The Abedian School of Architecture has emerged as one of the first universities in Australia to fully embrace the new reality of architectural design in the 21st century by refocussing its undergraduate architecture degree around this confluence of emerging technologies and their ability to help us address global challenges.
The Bachelor of Architectural Studies has been re-formulated as the Bachelor of Design in Architecture, reflecting the School’s focus on creative design and ‘learning by making’ and the project-based curriculum has been centred around issues of pressing international and national concern, including rapid urbanisation, environmental change, technological emergence and increasing socio-economic inequity.
The B Des Arch is unique in that the majority of coursework is based on practical projects and carried out in a state-of-the-art design studio. The associated Workshop and Digital Fabrication Lab is equipped with a full suite of advanced digital tools including a 2.8m robotic arm, CNC router, 3D printer, advanced modelling software and a Trotec laser cutter, as well as a traditional tool workshop.
This practical aspect of the program allows students to see how their designs progress from the screen or page to the built environment – how the materials look, feel and react in situ; what works and what doesn’t work.
“We’re not just designing buildings,” said Professor Chris Knapp who heads the Abedian School of Architecture. “We’re developing the processes to build those buildings and developing the special skills used in those processes.
“In some instances, we’re taking technology and skillsets used in other industries and bringing it into the architecture setting - for example, construction and urban planning skills, as well as digital media, communication and even film.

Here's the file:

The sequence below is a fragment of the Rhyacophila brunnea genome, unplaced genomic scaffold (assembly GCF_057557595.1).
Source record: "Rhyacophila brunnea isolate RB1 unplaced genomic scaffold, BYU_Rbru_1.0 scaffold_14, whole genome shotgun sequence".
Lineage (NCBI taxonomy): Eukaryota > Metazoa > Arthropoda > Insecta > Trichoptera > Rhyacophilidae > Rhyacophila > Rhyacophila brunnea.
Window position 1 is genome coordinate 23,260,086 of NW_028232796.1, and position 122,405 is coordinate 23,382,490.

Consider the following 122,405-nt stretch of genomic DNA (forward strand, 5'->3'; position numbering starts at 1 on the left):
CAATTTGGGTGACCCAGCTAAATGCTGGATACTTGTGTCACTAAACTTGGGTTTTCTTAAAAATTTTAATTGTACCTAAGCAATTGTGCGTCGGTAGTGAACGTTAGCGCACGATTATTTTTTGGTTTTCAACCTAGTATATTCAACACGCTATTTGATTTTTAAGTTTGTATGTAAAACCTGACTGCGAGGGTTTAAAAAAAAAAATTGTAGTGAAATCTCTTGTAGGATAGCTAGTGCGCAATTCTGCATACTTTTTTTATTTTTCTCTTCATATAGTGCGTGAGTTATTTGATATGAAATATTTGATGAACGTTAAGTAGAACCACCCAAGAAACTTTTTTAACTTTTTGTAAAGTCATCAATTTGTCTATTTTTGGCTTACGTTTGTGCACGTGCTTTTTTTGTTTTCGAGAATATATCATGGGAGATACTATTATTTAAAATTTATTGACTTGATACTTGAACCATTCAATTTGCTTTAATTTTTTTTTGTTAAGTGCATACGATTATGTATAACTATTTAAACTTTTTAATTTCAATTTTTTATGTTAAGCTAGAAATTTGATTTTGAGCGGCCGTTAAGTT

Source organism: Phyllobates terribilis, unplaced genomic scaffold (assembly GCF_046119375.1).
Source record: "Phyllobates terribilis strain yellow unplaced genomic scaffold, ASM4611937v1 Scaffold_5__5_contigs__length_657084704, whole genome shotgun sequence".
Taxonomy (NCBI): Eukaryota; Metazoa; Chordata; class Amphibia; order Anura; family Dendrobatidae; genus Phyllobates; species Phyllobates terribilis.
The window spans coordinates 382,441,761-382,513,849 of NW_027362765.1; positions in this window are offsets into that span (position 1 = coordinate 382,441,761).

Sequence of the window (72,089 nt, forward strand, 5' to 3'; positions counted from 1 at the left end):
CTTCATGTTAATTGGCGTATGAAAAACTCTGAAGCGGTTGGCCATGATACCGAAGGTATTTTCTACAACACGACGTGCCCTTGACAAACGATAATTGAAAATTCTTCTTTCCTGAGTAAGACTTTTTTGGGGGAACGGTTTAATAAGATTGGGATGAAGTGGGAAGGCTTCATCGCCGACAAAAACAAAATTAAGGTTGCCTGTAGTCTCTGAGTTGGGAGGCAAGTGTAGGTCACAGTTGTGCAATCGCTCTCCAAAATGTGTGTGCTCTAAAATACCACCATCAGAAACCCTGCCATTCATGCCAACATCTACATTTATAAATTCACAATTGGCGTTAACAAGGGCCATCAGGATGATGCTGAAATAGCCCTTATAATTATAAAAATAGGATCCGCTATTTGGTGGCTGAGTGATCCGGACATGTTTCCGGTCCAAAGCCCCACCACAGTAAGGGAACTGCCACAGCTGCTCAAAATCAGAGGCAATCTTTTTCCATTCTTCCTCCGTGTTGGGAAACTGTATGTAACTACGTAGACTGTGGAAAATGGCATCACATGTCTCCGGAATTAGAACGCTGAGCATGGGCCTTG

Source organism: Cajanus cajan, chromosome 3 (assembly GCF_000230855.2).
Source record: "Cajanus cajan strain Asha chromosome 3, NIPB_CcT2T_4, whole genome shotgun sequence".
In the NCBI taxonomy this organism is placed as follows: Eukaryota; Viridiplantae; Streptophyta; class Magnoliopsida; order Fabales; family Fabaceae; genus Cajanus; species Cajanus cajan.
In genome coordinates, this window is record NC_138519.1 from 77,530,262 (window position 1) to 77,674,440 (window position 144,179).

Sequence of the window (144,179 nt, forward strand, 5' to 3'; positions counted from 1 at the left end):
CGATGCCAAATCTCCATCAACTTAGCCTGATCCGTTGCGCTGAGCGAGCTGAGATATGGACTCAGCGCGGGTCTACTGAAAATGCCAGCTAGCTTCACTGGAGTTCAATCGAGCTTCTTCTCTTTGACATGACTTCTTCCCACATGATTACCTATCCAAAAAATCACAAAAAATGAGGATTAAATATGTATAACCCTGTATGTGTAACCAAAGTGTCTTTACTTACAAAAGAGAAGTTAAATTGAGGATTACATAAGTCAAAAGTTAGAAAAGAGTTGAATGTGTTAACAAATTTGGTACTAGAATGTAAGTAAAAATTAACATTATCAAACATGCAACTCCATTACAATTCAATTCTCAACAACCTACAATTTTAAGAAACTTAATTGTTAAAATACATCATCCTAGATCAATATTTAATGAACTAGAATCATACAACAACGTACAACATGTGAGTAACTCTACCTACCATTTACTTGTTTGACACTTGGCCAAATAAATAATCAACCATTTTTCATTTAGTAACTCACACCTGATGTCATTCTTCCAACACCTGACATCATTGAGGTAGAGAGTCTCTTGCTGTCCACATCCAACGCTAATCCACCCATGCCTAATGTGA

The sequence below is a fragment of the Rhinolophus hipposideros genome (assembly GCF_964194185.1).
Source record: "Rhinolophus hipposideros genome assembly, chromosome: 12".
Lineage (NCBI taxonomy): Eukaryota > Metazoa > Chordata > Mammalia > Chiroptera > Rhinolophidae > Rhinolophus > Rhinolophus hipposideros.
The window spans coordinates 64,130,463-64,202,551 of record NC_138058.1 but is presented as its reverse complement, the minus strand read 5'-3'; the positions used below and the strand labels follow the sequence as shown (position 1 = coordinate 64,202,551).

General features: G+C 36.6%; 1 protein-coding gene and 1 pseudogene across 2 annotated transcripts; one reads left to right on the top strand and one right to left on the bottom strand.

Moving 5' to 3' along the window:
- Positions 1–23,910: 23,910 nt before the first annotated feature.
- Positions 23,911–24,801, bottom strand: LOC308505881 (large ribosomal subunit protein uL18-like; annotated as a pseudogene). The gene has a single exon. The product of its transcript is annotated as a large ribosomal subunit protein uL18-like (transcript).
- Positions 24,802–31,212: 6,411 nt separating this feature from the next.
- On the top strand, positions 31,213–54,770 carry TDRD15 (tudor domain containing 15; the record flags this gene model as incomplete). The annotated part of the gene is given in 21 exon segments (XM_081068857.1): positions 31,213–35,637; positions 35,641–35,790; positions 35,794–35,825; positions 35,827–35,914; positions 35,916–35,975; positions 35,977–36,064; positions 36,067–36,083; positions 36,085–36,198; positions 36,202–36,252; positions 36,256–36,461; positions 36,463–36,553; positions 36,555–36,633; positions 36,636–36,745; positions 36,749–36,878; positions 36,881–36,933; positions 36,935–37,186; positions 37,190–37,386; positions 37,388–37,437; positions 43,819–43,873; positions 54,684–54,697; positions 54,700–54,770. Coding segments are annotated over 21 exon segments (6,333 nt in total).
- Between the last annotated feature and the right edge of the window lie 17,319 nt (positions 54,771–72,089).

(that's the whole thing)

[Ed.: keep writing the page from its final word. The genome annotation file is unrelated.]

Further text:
“Our students are gaining experience with elements of the design and fabrication process that they simply wouldn’t get anywhere else.
“So our graduates are not just prepared for what’s happening in the industry right now; they’re actually ahead of the game.”
One of the highlights for students starting Bond’s new Bachelor of Design in Architecture is the annual Design Charette which puts first year students in a team with second year and Master’s students to work on a design-oriented task under the guidance of a guest architect.
In 2019, the founding director of Troppo Architects, Phil Harris, mentored the teams through the design of new sheltered areas at a nearby beachside park.
The curriculum also includes international study tours, work integrated learning, student exhibitions and publications, and an international guest lecture series.
“The whole dynamic of the program is built around creativity, teamwork and pushing the boundaries of what is possible,” said Professor Knapp.
“Where most of the traditional university-based architectural schools might have 300 undergraduate students in lecture-based classes, we have small groups working on design-and-build projects in our studio and workshop, where the studio is available to students 24/7.
“It’s the ideal learning pathway to our Master of Architecture, but it also develops a wide range of skills that can be applied to industrial design, interior design, real estate development planning, interior rebuilds and refurbishments and even designing sets for stage, film and computer games.”
Study Architecture at Bond
Find out more about Bond's Bachelor of Design in Architecture.